Abstract: Sika deer velvet antler is the most important animal nutraceutic in traditional Chinese medicine. Reducing the breeding cost of sika deer by looking for a low-cost diet is the main research direction at present. The purpose of this experiment was to find an alternative diet for sika deer and reduce the cost of the diet by using spent mushroom substrate (SMS) as a concentrate supplement. The apparent digestibility for sika doe and the hematological changes of sika doe and suckling fawn were measured by replacing 10% of the concentrate supplement with SMS of Pleurotus ostreatus (SMS-MP). Compared with the control group, the digestibility of dry matter (DM), total protein (TP), globulin (GLO), and cholesterol (CHOL) of sika doe were significantly decreased (p < 0.05), and glucose (GLU), alanine (Ala), phenylalanine (Phe), and proline (Pro) of sika doe were significantly increased (p < 0.05) after the replacement of SMS-MP. Compared with the control group, the serum GLU of suckling fawn was significantly decreased (p < 0.05) and the phosphatase (ALP) was significantly increased after the replacement of SMS-MP (p < 0.05). There were no significant differences in the immune globulin and amino acid of suckling fawns between the two groups (p > 0.05). The present findings confirm the applicability of SMS-MP as a sika doe concentrate supplement. At the same time, using SMS, a waste resource, can not only reduce the breeding cost of sika doe, but also make full use of SMS to reduce environmental pollution.
      Citation: Animals
      PubDate: 2022-08-05
      DOI: 10.3390/ani12151984
      Issue No: Vol. 12, No. 15 (2022)
       
  • Animals, Vol. 12, Pages 1985: Assessing the Social Cohesion of a
           Translocated Pride of White Lions Integrated with Wild Tawny Lions in
           South Africa, Using Social Network Analysis

    • Authors: Jason A. Turner, Hans de Iongh, Emma J. Dunston-Clarke
      First page: 1985
      Abstract: In South Africa, lions are protected in national parks and smaller fenced reserves. Translocating lions between fenced reserves, whilst necessary to maintain genetic diversity, is disruptive and can impact survivorship and pride cohesion. Critical to translocation success is pride cohesion. White lions are a natural colour variant occurring in the Greater Kruger Park Region, where anthropogenic threats eliminated this population until reintroduction in 2006. Through social network analysis (SNA), the sociality of a released pride of captive-origin white and wild tawny lions was compared to two captive-origin and wild prides of tawny lions. Social interactions and pride dynamics were recorded for each pride. For all prides, cubs and subadults were central to the play network, while adults received the most social interactions. White and wild tawny adult males initiated more social interactions than captive-origin tawny males, whilst a keystone adult female was identified in each pride. For the constructed pride, social interactions were more evenly distributed, suggesting a high level of connectedness and cohesion. This is the first study to demonstrate that captive-origin white and wild tawny lions can form a socially functional pride, suggesting that white lions would survive in the wild in the absence of anthropogenic threats.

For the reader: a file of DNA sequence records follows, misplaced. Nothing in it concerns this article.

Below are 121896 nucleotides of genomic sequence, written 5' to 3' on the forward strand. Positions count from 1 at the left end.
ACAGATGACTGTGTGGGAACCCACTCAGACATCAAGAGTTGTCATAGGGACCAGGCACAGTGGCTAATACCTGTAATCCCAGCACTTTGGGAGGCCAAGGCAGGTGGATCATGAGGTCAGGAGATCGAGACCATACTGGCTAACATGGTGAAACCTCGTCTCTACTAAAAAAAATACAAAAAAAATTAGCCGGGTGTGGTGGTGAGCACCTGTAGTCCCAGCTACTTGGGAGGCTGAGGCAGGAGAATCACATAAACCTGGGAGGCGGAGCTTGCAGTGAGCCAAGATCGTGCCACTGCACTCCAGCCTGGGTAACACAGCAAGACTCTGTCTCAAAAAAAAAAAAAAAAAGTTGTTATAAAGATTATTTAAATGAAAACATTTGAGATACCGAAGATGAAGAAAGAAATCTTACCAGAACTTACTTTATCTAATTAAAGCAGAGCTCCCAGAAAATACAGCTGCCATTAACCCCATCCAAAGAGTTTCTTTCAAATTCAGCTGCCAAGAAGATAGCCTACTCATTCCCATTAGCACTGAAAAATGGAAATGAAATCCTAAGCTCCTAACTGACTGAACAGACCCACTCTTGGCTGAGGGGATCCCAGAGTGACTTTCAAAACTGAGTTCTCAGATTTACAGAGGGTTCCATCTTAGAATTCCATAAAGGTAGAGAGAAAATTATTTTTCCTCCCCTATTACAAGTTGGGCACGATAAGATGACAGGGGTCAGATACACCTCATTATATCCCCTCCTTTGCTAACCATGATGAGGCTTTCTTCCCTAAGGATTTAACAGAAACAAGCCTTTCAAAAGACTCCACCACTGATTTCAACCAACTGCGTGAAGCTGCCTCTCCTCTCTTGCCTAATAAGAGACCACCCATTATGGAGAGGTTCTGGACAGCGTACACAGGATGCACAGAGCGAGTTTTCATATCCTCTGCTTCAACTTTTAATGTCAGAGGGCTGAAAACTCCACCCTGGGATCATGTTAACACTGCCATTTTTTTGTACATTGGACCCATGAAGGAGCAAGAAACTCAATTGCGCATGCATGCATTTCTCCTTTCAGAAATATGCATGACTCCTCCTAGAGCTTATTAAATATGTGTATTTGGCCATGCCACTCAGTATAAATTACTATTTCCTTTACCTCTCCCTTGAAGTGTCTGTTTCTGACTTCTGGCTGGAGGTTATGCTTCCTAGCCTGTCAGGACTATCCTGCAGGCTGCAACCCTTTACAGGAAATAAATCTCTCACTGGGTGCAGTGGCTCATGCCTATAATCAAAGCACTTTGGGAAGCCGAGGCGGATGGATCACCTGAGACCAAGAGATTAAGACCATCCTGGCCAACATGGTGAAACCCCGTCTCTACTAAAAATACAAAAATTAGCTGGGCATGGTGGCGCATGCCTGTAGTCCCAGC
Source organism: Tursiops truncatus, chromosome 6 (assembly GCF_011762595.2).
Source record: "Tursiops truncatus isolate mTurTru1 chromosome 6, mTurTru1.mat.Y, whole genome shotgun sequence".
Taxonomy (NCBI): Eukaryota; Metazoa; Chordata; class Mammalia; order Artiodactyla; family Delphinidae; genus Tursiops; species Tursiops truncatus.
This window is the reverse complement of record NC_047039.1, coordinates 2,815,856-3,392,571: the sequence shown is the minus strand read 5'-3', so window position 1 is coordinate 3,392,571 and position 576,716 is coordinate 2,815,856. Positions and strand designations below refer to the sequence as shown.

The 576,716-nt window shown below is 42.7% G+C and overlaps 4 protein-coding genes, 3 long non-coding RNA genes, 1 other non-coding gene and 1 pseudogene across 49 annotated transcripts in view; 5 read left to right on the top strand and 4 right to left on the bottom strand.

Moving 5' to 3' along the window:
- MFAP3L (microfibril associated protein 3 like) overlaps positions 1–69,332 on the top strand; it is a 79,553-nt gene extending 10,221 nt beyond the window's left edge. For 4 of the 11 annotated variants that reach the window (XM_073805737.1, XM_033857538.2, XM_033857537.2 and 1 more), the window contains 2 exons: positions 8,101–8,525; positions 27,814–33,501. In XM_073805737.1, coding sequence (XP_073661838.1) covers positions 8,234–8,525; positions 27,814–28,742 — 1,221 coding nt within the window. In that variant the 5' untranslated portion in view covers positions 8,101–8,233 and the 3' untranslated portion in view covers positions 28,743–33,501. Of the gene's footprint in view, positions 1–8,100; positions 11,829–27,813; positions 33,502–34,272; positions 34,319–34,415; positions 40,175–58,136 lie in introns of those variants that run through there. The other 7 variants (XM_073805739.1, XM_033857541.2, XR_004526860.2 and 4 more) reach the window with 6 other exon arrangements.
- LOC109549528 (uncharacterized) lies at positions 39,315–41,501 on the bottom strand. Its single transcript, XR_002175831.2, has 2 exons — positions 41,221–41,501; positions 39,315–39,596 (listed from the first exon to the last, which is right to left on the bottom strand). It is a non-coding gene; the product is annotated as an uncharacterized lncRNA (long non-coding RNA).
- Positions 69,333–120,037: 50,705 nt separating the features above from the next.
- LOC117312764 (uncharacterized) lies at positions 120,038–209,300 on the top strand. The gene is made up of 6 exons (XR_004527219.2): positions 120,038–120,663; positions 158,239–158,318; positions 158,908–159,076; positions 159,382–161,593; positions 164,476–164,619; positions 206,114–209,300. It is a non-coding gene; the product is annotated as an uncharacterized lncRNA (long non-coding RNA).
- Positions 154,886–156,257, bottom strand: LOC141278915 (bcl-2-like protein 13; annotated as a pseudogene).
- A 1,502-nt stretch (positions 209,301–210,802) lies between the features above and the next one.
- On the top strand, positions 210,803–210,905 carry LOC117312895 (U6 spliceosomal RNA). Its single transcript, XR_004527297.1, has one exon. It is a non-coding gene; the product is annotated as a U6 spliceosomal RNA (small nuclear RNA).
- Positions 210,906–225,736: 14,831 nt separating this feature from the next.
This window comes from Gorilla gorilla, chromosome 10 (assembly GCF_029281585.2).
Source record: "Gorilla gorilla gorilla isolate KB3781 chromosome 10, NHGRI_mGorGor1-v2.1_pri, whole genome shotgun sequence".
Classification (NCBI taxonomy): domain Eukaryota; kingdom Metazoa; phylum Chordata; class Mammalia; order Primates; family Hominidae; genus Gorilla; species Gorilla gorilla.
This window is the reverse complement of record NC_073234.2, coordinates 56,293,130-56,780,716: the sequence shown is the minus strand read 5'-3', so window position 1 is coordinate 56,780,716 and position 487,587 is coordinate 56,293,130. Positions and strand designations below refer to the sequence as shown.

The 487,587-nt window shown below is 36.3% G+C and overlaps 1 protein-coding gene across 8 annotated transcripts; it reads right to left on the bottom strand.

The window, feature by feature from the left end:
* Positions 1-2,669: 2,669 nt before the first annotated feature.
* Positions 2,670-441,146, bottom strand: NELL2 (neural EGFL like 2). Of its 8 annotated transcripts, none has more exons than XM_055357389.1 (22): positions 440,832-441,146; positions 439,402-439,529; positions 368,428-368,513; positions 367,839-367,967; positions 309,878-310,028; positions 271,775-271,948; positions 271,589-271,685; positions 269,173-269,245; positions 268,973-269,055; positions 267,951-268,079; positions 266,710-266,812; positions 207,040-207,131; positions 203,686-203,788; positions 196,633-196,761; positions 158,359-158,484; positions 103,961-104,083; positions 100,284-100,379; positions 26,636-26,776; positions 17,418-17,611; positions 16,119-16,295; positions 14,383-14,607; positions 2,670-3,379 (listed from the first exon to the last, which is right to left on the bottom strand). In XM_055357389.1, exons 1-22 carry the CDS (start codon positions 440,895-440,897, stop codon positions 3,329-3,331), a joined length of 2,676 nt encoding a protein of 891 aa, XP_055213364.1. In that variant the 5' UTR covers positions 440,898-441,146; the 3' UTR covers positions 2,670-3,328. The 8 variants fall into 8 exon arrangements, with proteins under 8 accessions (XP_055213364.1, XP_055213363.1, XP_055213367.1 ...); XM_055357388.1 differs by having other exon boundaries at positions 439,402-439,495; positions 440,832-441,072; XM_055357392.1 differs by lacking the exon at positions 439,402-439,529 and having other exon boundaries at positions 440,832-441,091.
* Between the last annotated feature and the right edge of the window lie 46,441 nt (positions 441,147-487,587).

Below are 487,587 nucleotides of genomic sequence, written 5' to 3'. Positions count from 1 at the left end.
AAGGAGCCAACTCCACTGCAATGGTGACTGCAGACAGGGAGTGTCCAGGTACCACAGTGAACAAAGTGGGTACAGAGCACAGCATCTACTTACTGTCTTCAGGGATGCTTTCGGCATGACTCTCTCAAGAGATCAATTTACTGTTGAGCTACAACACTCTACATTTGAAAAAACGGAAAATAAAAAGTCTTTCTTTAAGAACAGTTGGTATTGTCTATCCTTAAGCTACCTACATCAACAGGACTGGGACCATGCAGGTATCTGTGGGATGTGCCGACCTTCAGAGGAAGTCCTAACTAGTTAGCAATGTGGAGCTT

Citation: Animals
      PubDate: 2022-08-05
      DOI: 10.3390/ani12151985
      Issue No: Vol. 12, No. 15 (2022)
       
  • Animals, Vol. 12, Pages 1986: Carcass Traits of Growing Meat Goats Fed
           Different Levels of Hempseed Meal

    • Authors: Reshma Gurung, Khim B. Ale, Frank W. Abrahamsen, Katie Moyer, Jason T. Sawyer, Nar K. Gurung
      First page: 1986
      Abstract: Hempseed meal (HSM) is the byproduct of hemp seeds and is rich in crude protein and fiber, making it an ideal candidate as a feedstuff for ruminants. The objective of the present study is to evaluate the effects of feeding different levels of HSM on the carcass traits of crossbred Boer goats. Forty castrated goat kids (approximately six months, 25.63 ± 0.33 kg) were assigned to one of four treatments (n = 10) in a completely randomized design. Goats were fed pelleted diets (50% forage and 50% concentrate) with additional supplementation of HSM: control with 0%, 10%, 20%, and 30% of the total diets. Goats were harvested and processed after a 60-day feeding trial. There were no significant differences (p > 0.05) in the mean values of dressing percentages, carcass weights, body wall thickness, and ribeye area among treatments. Marbling scores and percentages of moisture, fats, proteins, and collagen in the muscles showed no significant differences (p > 0.05) among the treatments. Results suggest that including up to 30% of HSM in the diet of growing meat goats does not affect their carcass traits.
      Citation: Animals
      PubDate: 2022-08-05
      DOI: 10.3390/ani12151986
      Issue No: Vol. 12, No. 15 (2022)
       
  • Animals, Vol. 12, Pages 1987: Social Licence to Operate: What Can
           Equestrian Sports Learn from Other Industries'

    • Authors: Janet Douglas, Roly Owers, Madeleine L. H. Campbell
      First page: 1987